Monday, October 23, 2006

Pink Salmon: What really happened?

There have been a lot of rumors swimming around over the years as to how the Pink Salmon became full time residents of Lake Superior. We figured it is time to tell the real story.

It dates back to 1956 when approximately 21,000 fingerling pink salmon, on their way to a tributary to Hudson Bay, were unintentionally released into the Current River in Thunder Bay, Canada. These pinks were grossly underestimated. Critics saw these pinkies, aka humpbacks, as the least likely of all the exotic salmon to survive in the fresh water of Gitchigumi. But to much dismay, in 1959, two spawning pink salmon were caught in two separate tributaries, one in the Cross River and one in the Sucker River.

Since those first days back in ’59 our Pinks have been running the streams and rivers of the North Shore on a two year cycle. Yup, two years, that is it. During the 60’s and 70’s the Pink population exploded in record numbers. The dramatic increase in numbers was considered an annoyance by some and heaven to others. The impressive population peaked in 1979 and has yet to see similar masses.

In the 70’s the odd year Pink migration experienced a slight deviation in the two year spawning cycle. The pinks had established an even-year run. First recorded in 1976 in Ontario’s Steel River, the Pink Salmon continues today to spawn in even as well as odd years.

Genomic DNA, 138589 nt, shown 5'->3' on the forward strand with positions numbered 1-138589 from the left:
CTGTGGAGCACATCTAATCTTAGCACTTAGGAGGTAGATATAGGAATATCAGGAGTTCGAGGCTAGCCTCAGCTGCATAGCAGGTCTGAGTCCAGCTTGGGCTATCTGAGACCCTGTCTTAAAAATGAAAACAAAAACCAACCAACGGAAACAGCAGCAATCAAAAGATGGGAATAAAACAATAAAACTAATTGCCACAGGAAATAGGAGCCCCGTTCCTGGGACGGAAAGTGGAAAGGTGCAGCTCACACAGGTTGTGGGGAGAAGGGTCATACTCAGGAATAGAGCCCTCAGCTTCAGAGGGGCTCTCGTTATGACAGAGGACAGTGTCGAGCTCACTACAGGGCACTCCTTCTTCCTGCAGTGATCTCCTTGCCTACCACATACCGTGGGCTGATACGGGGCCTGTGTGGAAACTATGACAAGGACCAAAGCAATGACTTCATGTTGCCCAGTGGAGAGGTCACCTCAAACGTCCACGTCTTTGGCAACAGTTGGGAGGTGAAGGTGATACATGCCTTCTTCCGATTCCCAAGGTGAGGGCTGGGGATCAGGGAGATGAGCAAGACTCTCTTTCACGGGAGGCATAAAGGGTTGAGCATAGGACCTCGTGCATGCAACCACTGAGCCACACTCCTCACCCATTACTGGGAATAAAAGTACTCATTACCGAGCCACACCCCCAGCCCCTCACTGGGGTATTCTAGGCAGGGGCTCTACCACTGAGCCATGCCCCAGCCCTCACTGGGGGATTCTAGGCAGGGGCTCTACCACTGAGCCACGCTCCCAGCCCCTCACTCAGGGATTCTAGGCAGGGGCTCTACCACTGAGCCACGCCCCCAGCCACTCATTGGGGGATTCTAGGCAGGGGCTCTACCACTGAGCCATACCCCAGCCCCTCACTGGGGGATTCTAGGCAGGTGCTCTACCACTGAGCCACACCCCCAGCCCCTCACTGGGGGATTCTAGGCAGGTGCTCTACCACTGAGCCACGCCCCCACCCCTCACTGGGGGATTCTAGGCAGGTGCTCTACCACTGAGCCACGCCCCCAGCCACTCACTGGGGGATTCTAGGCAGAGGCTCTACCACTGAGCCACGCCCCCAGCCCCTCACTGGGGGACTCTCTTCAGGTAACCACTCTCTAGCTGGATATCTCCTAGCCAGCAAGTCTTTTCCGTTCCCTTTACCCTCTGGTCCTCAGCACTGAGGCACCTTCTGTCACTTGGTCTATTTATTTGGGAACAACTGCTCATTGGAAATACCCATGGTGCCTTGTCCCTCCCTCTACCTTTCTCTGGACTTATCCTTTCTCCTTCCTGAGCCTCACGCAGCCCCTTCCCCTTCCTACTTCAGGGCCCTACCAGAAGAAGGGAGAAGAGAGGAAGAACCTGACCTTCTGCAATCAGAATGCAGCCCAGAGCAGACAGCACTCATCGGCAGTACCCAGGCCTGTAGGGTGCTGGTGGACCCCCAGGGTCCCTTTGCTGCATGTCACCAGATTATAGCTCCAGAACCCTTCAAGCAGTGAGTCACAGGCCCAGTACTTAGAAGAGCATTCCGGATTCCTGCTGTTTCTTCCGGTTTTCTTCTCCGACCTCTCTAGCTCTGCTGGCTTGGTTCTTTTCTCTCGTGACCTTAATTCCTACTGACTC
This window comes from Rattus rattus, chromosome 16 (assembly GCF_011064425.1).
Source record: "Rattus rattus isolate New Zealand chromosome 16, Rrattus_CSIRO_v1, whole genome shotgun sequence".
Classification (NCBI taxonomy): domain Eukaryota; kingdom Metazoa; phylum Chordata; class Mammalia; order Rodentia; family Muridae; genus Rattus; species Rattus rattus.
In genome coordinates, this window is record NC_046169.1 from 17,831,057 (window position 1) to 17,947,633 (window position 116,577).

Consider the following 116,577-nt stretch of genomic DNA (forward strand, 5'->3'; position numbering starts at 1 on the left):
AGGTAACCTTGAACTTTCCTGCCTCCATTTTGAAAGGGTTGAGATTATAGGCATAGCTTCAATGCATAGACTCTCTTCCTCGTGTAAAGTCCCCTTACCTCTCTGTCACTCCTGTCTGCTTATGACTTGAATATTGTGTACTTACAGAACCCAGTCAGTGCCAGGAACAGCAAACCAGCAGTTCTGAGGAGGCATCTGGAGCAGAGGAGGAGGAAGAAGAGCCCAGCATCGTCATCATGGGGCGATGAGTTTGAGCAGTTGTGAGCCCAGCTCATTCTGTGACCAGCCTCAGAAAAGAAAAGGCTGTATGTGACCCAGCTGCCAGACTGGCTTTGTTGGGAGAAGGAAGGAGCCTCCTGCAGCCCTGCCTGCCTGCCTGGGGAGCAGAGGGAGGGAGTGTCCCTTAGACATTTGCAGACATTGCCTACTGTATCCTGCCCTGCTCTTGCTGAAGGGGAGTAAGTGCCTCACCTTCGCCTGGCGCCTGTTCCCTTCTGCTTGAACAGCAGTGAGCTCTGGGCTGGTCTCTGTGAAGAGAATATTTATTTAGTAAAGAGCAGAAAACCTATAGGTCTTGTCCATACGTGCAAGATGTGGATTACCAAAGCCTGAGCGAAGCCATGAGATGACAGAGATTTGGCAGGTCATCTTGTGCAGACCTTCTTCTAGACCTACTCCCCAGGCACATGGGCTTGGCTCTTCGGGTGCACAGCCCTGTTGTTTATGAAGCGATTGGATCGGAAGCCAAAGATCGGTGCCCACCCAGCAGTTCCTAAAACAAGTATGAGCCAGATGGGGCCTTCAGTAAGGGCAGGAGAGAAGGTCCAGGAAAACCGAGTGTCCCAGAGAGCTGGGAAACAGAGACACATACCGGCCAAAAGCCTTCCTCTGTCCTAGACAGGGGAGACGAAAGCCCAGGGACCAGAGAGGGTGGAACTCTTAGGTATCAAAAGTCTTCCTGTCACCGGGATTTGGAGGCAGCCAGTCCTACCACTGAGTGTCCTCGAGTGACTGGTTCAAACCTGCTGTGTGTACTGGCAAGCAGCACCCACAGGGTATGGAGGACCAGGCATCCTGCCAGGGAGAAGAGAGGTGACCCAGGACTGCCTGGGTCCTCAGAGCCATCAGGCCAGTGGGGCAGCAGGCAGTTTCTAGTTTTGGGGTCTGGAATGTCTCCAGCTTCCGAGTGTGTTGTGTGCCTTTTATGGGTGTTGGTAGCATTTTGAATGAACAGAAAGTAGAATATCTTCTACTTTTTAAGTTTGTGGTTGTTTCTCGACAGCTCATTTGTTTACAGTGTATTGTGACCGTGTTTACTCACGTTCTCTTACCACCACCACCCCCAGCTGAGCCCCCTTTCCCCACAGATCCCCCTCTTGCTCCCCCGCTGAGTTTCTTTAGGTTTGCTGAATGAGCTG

Since the initial introduction, the Pink Salmon has adapted quite well to its home in Lake Superior, reproducing naturally. The average spawning size each fall is approx. 13” – 15” long and weighing in at about a pound or so. The males develop a distinct hump on their back during the spawning run, hence the name humpback or humpy. The pinks also start to deteriorate pretty quickly upon entering the rivers, turning a green then blackish color. Upon entering the rivers, a whitish fungus also starts to grow on the skin and fines of the Pinks. This is a sure sign the fish are near the end of their life cycle.

Pinks are difficult to catch but, with the right technique and flies you just might get to experience what all the hype is about.

Feel free to contact us for more information on Pink Salmon or other North Shore species. Minnesota Steelheader and staff are here to lend a helping hand.

Some information was gather from “The Superior North Shore” by Thomas F. Waters

Tuesday, October 10, 2006

October Salmon Reports

Quick update, I stopped at nearly every river from the Lester up to the Indian Reservation last weekend. It was mostly a leaf watching and hiking weekend but of course I brought a couple rods along.

The pinks were in every river with enough water. A lot of them are in rough shape but you still can find fresh fish if you look around. A stop at the French revealed a pool full of chinook, so I took my time at a nearby river and finally spotted a mongo buck holding in fast water near cover. He absolutely smashed a purple esl. It was my biggest king in my two years of fishing the north shore.